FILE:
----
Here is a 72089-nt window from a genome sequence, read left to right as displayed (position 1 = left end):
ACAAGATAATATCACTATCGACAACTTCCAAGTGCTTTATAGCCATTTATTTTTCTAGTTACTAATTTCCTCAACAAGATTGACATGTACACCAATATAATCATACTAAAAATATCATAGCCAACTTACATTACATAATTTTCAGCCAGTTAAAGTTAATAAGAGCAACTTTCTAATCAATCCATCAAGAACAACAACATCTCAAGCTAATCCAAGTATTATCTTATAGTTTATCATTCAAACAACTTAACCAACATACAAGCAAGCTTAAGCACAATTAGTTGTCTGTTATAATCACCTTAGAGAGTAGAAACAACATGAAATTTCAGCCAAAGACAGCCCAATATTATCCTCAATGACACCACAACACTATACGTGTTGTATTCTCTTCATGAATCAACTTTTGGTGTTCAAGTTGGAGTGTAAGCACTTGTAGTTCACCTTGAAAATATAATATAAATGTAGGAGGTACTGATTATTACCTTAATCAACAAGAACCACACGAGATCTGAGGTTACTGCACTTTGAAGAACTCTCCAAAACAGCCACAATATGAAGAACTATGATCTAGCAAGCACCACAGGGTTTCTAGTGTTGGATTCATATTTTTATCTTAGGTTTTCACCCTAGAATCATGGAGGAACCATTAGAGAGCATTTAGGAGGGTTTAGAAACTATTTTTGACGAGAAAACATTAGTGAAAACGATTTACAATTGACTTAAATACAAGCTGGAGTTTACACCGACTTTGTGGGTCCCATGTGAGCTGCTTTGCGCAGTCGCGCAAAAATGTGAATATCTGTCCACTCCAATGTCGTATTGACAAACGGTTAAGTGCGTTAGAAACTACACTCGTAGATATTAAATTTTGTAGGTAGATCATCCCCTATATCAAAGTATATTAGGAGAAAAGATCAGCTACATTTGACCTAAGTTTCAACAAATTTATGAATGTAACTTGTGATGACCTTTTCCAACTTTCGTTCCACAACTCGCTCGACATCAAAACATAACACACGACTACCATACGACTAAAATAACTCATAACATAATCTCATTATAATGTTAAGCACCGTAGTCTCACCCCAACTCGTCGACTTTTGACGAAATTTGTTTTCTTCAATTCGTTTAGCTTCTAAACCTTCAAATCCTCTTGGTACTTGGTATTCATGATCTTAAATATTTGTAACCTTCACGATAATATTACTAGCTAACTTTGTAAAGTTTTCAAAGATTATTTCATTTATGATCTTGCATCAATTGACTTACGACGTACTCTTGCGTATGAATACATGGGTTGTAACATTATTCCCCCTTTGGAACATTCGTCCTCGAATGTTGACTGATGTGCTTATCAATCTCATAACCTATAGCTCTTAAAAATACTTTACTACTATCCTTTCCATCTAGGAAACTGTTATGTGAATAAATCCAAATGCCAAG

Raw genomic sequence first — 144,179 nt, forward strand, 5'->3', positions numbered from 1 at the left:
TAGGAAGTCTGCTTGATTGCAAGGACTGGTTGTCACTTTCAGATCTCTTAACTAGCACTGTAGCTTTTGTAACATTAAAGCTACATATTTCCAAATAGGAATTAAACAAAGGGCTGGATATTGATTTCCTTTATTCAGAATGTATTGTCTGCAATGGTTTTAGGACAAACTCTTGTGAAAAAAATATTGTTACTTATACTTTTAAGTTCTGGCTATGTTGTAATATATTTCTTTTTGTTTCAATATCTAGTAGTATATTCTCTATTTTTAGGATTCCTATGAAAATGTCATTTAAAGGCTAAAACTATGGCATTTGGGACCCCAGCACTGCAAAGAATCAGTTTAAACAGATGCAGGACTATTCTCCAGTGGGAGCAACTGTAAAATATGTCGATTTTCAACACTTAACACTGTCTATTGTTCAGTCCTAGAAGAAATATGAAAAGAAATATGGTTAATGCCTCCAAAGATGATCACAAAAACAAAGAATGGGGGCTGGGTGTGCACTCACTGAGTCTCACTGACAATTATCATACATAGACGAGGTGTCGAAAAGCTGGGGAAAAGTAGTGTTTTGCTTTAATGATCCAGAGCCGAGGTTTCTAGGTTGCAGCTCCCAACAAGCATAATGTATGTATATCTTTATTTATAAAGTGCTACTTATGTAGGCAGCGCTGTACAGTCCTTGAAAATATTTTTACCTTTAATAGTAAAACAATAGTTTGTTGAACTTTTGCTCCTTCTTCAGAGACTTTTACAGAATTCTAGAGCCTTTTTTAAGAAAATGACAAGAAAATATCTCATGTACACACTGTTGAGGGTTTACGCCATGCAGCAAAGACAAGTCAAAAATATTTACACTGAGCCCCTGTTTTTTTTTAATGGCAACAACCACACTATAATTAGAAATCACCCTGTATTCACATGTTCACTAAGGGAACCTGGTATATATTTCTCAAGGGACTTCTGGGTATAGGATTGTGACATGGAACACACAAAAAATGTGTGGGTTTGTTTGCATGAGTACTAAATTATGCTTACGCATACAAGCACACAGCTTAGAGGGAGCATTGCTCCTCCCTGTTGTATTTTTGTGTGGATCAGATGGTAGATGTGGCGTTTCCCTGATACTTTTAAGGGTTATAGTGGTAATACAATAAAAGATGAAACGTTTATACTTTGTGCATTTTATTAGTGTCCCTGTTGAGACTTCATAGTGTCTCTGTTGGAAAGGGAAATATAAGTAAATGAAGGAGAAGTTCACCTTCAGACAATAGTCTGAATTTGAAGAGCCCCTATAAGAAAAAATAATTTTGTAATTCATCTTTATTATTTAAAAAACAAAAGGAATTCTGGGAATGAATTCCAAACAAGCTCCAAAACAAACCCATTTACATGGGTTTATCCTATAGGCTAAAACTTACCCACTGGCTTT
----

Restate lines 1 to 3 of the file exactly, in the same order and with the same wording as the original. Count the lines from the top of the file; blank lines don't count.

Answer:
Here is a 72089-nt window from a genome sequence, read left to right as displayed (position 1 = left end):
ACAAGATAATATCACTATCGACAACTTCCAAGTGCTTTATAGCCATTTATTTTTCTAGTTACTAATTTCCTCAACAAGATTGACATGTACACCAATATAATCATACTAAAAATATCATAGCCAACTTACATTACATAATTTTCAGCCAGTTAAAGTTAATAAGAGCAACTTTCTAATCAATCCATCAAGAACAACAACATCTCAAGCTAATCCAAGTATTATCTTATAGTTTATCATTCAAACAACTTAACCAACATACAAGCAAGCTTAAGCACAATTAGTTGTCTGTTATAATCACCTTAGAGAGTAGAAACAACATGAAATTTCAGCCAAAGACAGCCCAATATTATCCTCAATGACACCACAACACTATACGTGTTGTATTCTCTTCATGAATCAACTTTTGGTGTTCAAGTTGGAGTGTAAGCACTTGTAGTTCACCTTGAAAATATAATATAAATGTAGGAGGTACTGATTATTACCTTAATCAACAAGAACCACACGAGATCTGAGGTTACTGCACTTTGAAGAACTCTCCAAAACAGCCACAATATGAAGAACTATGATCTAGCAAGCACCACAGGGTTTCTAGTGTTGGATTCATATTTTTATCTTAGGTTTTCACCCTAGAATCATGGAGGAACCATTAGAGAGCATTTAGGAGGGTTTAGAAACTATTTTTGACGAGAAAACATTAGTGAAAACGATTTACAATTGACTTAAATACAAGCTGGAGTTTACACCGACTTTGTGGGTCCCATGTGAGCTGCTTTGCGCAGTCGCGCAAAAATGTGAATATCTGTCCACTCCAATGTCGTATTGACAAACGGTTAAGTGCGTTAGAAACTACACTCGTAGATATTAAATTTTGTAGGTAGATCATCCCCTATATCAAAGTATATTAGGAGAAAAGATCAGCTACATTTGACCTAAGTTTCAACAAATTTATGAATGTAACTTGTGATGACCTTTTCCAACTTTCGTTCCACAACTCGCTCGACATCAAAACATAACACACGACTACCATACGACTAAAATAACTCATAACATAATCTCATTATAATGTTAAGCACCGTAGTCTCACCCCAACTCGTCGACTTTTGACGAAATTTGTTTTCTTCAATTCGTTTAGCTTCTAAACCTTCAAATCCTCTTGGTACTTGGTATTCATGATCTTAAATATTTGTAACCTTCACGATAATATTACTAGCTAACTTTGTAAAGTTTTCAAAGATTATTTCATTTATGATCTTGCATCAATTGACTTACGACGTACTCTTGCGTATGAATACATGGGTTGTAACATTATTCCCCCTTTGGAACATTCGTCCTCGAATGTTGACTGATGTGCTTATCAATCTCATAACCTATAGCTCTTAAAAATACTTTACTACTATCCTTTCCATCTAGGAAACTGTTATGTGAATAAATCCAAATGCCAAG

Raw genomic sequence first — 144,179 nt, forward strand, 5'->3', positions numbered from 1 at the left: